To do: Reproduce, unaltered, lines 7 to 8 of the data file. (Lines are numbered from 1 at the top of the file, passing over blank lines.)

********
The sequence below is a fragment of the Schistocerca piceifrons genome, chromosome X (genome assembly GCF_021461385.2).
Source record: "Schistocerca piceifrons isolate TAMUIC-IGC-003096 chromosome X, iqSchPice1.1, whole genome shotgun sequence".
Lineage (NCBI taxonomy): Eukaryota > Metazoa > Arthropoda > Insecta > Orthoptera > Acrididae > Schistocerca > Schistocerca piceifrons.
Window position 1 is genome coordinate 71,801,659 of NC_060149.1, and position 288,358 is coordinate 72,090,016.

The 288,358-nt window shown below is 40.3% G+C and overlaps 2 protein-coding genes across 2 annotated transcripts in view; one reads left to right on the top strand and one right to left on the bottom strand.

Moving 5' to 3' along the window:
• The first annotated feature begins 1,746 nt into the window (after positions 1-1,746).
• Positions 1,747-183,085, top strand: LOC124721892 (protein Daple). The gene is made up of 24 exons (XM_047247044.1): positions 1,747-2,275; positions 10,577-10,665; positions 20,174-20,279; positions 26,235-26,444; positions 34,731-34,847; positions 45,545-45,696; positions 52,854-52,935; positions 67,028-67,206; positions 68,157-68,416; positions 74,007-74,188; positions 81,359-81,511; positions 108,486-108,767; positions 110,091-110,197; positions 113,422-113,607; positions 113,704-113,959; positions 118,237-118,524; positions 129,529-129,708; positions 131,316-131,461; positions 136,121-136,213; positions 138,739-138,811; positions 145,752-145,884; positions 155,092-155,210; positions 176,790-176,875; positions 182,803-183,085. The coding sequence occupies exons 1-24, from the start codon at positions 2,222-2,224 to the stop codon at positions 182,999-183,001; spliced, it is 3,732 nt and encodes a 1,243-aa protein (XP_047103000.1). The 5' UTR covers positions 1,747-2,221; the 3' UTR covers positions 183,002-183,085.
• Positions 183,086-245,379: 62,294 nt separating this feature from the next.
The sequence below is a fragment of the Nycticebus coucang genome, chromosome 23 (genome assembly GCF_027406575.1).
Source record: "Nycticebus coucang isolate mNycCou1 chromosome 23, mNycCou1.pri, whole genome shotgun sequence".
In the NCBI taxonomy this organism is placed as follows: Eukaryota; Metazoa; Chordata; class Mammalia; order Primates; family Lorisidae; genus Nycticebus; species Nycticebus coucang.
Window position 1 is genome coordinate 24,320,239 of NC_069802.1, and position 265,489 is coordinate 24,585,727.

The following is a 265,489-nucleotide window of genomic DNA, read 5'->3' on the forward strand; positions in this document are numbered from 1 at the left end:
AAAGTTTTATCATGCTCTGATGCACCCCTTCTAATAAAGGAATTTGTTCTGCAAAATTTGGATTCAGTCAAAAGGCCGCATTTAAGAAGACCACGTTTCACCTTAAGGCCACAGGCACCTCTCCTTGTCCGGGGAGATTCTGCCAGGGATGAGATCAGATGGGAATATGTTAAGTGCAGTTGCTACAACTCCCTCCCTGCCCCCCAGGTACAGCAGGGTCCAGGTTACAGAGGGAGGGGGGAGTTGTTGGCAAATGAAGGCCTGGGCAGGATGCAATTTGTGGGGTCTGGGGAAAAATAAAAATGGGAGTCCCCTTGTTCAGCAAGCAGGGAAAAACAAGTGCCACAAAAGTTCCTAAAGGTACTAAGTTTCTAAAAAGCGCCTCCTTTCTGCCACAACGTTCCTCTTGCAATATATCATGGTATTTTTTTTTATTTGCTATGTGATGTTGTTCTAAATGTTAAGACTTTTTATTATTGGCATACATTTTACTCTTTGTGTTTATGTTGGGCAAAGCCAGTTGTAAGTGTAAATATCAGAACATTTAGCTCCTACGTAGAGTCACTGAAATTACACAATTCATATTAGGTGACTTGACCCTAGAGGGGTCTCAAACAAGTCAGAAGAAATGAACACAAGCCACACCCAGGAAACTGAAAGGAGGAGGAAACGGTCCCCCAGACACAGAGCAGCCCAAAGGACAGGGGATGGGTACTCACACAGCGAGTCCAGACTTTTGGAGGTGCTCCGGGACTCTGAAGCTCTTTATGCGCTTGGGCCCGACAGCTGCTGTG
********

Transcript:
• The first annotated feature begins 1,746 nt into the window (after positions 1-1,746).
• Positions 1,747-183,085, top strand: LOC124721892 (protein Daple). The gene is made up of 24 exons (XM_047247044.1): positions 1,747-2,275; positions 10,577-10,665; positions 20,174-20,279; positions 26,235-26,444; positions 34,731-34,847; positions 45,545-45,696; positions 52,854-52,935; positions 67,028-67,206; positions 68,157-68,416; positions 74,007-74,188; positions 81,359-81,511; positions 108,486-108,767; positions 110,091-110,197; positions 113,422-113,607; positions 113,704-113,959; positions 118,237-118,524; positions 129,529-129,708; positions 131,316-131,461; positions 136,121-136,213; positions 138,739-138,811; positions 145,752-145,884; positions 155,092-155,210; positions 176,790-176,875; positions 182,803-183,085. The coding sequence occupies exons 1-24, from the start codon at positions 2,222-2,224 to the stop codon at positions 182,999-183,001; spliced, it is 3,732 nt and encodes a 1,243-aa protein (XP_047103000.1). The 5' UTR covers positions 1,747-2,221; the 3' UTR covers positions 183,002-183,085.